• “It would be nice if this type of introductory training were available to people nation-wide, irregardless of occupation.” .Well, actually it is- take your friends, colleagues, relatives, church friends, workplace acquaintances, etc, etc, shooting yourself. Mentor on your own and don’t try to make a big deal out of anything. Pretty simple- I’ve been advocating this around here for more than a year. If we don’t invest our own time and efforts in our passion we shouldn’t be surprised to see it dwindle, left to its own devices.

      • Craig, I think it’s great that you do take others out and show them how much fun shooting can be.

        The one thing that I would suggest is an advantage to shooting in a learning group situation is; to the possible different types of firearms and calibers that possibly would be in the group, as opposed to whatever you have available.

        Keep up the good work….we need lots more people like you.

    • It use to be. At home, and at middle and high schools. Then something happened in the ’60’s and the world changed for the worse.

  2. The lack of correct information is the true danger. The Swiss make familiarity with firearms mandatory. To my knowledge, they have less firearms issues per capata than any other country. Knowledge prevents accidents and could even generate respect for the tool. And that’s what guns are…a tool. The Swiss might be a good example to follow.

  3. I’m not sure showing their faces is a good idea. Likely to get them “doxed” or otherwise targeted by the marxists in the gov’t “education” industry.

    • So, to get our message out we are supposed to hide in the closet?

      Nah, I don’t think so. I’m not going to let leftists intimidate me into silence.

      You’ll have to make up your mind if you are willing to let them do that to you.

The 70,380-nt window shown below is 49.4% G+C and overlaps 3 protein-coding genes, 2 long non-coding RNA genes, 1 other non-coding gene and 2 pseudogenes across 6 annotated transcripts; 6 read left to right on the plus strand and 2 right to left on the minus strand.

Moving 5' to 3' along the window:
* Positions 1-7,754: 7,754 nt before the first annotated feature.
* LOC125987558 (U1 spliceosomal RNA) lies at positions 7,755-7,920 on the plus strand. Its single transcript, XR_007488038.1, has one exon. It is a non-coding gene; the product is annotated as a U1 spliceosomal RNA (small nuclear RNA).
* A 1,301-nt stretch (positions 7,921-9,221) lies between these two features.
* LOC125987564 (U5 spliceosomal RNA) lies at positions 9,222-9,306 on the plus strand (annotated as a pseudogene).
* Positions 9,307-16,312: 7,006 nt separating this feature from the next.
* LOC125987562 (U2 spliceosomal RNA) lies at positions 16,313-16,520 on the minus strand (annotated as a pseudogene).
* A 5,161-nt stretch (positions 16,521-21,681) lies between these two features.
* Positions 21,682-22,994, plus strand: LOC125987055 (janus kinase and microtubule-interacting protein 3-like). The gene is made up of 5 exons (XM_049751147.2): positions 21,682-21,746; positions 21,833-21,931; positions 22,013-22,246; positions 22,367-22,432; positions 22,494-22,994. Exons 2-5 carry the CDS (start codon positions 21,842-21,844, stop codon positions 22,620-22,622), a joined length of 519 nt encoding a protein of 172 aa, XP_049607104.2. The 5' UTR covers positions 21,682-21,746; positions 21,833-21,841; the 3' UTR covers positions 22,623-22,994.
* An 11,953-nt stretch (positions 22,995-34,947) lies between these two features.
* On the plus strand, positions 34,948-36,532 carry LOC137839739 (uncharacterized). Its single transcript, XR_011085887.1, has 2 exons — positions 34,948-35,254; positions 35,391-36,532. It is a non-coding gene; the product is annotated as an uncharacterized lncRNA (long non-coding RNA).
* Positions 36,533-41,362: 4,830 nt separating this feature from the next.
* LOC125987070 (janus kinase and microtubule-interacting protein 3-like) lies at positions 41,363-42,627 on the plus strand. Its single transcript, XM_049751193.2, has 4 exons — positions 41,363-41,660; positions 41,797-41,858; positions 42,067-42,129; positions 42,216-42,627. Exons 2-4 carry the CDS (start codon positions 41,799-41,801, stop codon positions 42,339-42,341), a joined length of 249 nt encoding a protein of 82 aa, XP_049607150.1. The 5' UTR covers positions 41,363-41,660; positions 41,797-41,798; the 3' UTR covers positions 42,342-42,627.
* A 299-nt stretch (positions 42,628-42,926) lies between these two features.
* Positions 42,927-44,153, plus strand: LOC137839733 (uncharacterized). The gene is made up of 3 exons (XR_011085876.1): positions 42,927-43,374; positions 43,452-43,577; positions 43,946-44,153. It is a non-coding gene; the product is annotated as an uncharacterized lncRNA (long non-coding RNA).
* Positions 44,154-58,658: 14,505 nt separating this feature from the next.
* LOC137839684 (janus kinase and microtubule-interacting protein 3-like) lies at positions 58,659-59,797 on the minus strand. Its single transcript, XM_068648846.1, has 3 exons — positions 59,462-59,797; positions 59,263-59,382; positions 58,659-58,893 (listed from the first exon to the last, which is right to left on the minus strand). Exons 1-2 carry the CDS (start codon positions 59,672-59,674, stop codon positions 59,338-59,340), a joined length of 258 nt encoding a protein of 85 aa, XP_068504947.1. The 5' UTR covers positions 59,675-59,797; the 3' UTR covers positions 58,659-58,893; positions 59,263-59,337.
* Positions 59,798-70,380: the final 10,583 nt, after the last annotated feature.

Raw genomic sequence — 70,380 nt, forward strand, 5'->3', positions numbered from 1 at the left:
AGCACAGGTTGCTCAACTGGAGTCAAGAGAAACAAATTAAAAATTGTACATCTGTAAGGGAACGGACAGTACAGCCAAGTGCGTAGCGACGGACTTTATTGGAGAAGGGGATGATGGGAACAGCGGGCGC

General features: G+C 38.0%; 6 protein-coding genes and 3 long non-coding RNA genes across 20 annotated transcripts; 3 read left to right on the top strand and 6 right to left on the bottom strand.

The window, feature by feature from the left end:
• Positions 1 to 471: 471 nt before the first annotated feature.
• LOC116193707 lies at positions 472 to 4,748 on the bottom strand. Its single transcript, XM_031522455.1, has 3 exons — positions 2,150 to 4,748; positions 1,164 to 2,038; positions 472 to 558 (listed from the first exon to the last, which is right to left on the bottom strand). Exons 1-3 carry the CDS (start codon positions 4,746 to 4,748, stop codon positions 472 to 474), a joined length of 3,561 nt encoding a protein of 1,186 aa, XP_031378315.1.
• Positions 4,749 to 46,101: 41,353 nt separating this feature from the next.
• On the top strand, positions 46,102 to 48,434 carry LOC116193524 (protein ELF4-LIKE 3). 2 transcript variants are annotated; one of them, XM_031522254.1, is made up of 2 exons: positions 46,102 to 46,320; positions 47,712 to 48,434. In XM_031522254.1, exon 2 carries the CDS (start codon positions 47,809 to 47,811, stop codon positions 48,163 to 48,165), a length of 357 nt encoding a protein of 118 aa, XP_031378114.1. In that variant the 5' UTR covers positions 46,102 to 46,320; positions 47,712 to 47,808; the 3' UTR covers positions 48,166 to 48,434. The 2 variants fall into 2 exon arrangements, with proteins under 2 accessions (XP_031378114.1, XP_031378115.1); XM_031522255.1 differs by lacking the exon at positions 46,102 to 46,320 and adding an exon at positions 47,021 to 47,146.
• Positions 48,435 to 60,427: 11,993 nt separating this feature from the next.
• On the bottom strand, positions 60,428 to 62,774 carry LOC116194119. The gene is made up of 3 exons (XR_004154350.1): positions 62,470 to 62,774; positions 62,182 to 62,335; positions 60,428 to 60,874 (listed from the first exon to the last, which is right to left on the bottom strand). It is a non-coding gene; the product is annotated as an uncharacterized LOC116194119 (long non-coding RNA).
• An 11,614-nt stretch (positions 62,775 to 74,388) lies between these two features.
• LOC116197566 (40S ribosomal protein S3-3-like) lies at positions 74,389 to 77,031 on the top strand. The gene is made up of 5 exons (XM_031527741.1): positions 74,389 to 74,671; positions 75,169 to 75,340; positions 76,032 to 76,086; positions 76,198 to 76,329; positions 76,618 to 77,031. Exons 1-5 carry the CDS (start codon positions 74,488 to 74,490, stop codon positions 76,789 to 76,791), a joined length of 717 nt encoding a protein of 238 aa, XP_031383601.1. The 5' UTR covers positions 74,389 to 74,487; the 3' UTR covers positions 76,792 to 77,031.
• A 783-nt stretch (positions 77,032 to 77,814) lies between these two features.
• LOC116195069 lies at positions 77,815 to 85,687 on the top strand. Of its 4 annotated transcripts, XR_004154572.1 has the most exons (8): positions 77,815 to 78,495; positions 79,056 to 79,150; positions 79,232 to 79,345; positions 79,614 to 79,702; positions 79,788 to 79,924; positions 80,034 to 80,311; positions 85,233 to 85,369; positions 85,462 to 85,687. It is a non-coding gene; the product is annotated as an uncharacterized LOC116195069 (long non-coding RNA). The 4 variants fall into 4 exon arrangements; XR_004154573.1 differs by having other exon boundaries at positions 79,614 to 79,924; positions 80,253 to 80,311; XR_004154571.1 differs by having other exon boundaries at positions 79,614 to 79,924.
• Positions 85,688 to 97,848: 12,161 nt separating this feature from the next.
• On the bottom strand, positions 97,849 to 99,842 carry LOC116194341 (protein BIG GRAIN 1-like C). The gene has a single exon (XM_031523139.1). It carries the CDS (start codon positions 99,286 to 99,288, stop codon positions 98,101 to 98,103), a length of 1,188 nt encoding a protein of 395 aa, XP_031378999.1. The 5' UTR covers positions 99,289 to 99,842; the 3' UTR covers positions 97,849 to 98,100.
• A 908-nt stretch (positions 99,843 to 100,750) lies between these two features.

• John as a state employee I can say you are wrong for the right reasons (and the reverse for neiowa). Unfortunately most public sector unions let alone teachers unions are rabidly anti gun as well as petty, vindictive and vicious to any member that doesn’t toe the line. Hopefully all teachers shown have tenure and as much promotion as they wanted in their careers as this likely would be held against them wherever possible. Only up end is if the union goes all in it does open a possibility of a class action in a potentially friendly court.

    • What kind of world are we living in, that we even have to consider possible downfall like that for learning to use a gun. Sad times.

  4. Glad to know there is more shooter education taking place, but, the training set-up would appear to need better control and the media optics are wrong.

    Even if dry-firing on a cold range, the crowded conga-line set-up is not safe and there appears to be a low instructor-to-student ratio (just by what is shown in the photo). A number of shooters lack eye protection and ear protection. The variety of carry options being used by shooters as part of a supervised, multi-student class is also problematic, from a safety perspective.

    Safety first, and optics matter. Media optics.

    • It’s only a problem if you make it one. It’s dry fire, and try not to judge an entire training scenario over the course of one picture. The leftists love it when you do that.

    • I love internet experts opining from the couch.

      Dry fire segment. Only (“only”) about 15 experienced instructors on that line of 38 people. Dry firing as we worked with them on grip, stance, etc. Different folks bring different gear and we work with what they brought so long as they aren’t pointing at their soft body parts (or those of their neighbors or the instructors) to draw and re-holster. Absolutely nothing unsafe about that line.

      Bill, you’ve got one foot well outside of your lane, buddy. And the other on a banana peel. When was the last time you wore muffs and glasses to dry fire?

      • So do I. When I went to a training course to qualify for my Utah license that reciprocates with several other states, this is exactly the kind of experts we had sitting in the back row. The know-nothing-at-alls. The guy running the course was outstanding, but it didn’t matter. Always have to have nitpicking hammerheads. So he wasn’t holding the blue gun with the barrel pointing straight down, it was tilted up 1 degree. Out of respect for the course instructor, I didn’t turn around and tell them to STFU. Although I’m sure I would’ve received a standing ovation if I did based on talking to others after the course was finished.